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Dr. Ludwig Guttman was a man worthy of all the praise. He was a German neurosurgeon who came up with the brilliance of the Paralympic. However, that is not the only high point of his career. Being on the top in the field of neurosurgery, the man’s name comes with many amazing and historical events. He was the first doctor who initiated the treatment of Non-Jewish patients.
Along with that, he was also the first one who started helping the veterans of World War II. In his entire life and career, the man did some brilliant services for his field, which led to worldwide fame. The recent one is Google celebrating his birthday via a doodle image. To find out more about him, keep reading the article below as it contains the high points of his entire career.
Today’s @Google doodle, in honor of the founder of the Paralympic Movement Sir Ludwig Guttmann. Happy 122nd birthday! 🥳 https://t.co/iXs9OZfRWY
— Paralympic Games (@Paralympics) July 3, 2021
How Did He Kickstart his Career?
The name of Dr. Ludwig Guttman is associated with some of the best work in the field of neurosurgery. However, he was behind a lot more than merely the medical field. He worked for people in more ways than his colleagues at the time. Guttman opened his eyes to a German and strictly Jewish family.
The man started pursuing his career in the field of medicine in 1924. However, the real work began when he joined Professor Otfrid Foerster in 1928. After 5 peaceful years of his career, in 1933, after the attack of the Nazis, he was forced back to Breslau. He was elected as the Medical Director of the hospital in Breslau in 1937.
The real deal began when he went against the law in 1938. The law was that a Jewish doctor was only allowed to treat a Jewish patient. Being the Medical Director and a great neurosurgeon, he defied this law openly.
Guttman stated that any patient walking into his hospital can get treatment. However, that cost him the job, and along with his family, he had to flee Germany. From there, he moved to England became a second home
Dr. Ludwig Guttman Time in England
After moving to England, Guttman did not abandon his career. Instead, he settled at Oxford and continued his research projects. After a while, his career took a turn and he started working for Head Injuries. He continued working at the Radcliffe Infirmary and St Hugh’s College Military Hospital till the early 1940s.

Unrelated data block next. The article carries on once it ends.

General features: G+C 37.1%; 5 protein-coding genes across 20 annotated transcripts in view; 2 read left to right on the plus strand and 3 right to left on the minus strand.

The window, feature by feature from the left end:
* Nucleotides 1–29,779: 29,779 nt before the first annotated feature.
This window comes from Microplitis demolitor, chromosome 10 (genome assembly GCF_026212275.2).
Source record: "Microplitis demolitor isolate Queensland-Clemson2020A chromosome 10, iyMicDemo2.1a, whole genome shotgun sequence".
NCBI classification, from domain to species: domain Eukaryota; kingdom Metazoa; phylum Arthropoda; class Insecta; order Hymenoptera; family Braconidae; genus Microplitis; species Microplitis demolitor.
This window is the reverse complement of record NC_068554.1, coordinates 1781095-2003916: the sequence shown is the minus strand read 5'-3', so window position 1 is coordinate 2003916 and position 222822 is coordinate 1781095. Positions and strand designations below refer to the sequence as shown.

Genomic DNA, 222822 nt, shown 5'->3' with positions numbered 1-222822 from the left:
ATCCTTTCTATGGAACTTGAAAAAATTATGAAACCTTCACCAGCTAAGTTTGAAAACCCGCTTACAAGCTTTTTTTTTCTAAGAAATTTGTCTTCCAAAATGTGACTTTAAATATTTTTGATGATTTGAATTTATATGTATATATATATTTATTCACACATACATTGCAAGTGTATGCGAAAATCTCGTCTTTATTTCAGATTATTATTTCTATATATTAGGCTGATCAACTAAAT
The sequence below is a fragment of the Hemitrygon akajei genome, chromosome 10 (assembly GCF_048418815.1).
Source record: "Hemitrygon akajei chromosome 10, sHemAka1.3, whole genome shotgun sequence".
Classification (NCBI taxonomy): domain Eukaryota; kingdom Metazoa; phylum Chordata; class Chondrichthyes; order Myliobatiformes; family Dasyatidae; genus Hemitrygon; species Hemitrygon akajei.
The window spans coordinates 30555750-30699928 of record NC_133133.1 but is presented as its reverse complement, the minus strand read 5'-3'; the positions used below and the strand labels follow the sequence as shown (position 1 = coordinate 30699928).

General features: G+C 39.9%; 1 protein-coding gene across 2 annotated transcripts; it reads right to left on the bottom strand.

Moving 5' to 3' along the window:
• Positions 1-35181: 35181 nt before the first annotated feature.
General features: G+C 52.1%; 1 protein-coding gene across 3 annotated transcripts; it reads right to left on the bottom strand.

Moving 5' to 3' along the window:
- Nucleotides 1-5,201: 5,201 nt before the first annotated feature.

In 1943, the medical career of Guttman took a boost in England. He was offered the position of the head of a new department. This department was for the veterans that were suffering from spinal injuries. This hospital was at Stoke Mandeville, Buckinghamshire. This place holds a very important part in the life of Sir Ludwig Guttman, so you may want to remember it.
Being stubborn that he was, he only accepted this position with one of his demands. His demand was that they would let him treat patients as he sees fit and never meddle in between. After he got the green signal, he began this chapter of his career, which is also the major turning point of his entire medical career.
The Idea of Physiotherapy By Guttman
The thing about Dr. Guttman is that he did not believe in the traditional and old-fashioned ways of treating handicapped patients. He did not treat spinal injuries through the textbook method.
Instead, he followed the footsteps of Dr. Munro, from the US. Guttman did not believe in the old ways of treating spinal injuries. He believed that staying still would do more damage than curing. Therefore, he came up with treatments that involved moving the patients around.
This is how the idea of physiotherapy was first introduced in England. The idea was to move the patients around regularly. So that their muscles do not become sore and stop working altogether. Being a core believer that sports could be life-changing, Guttman singlehandedly came up with various activities for patients with spinal injuries.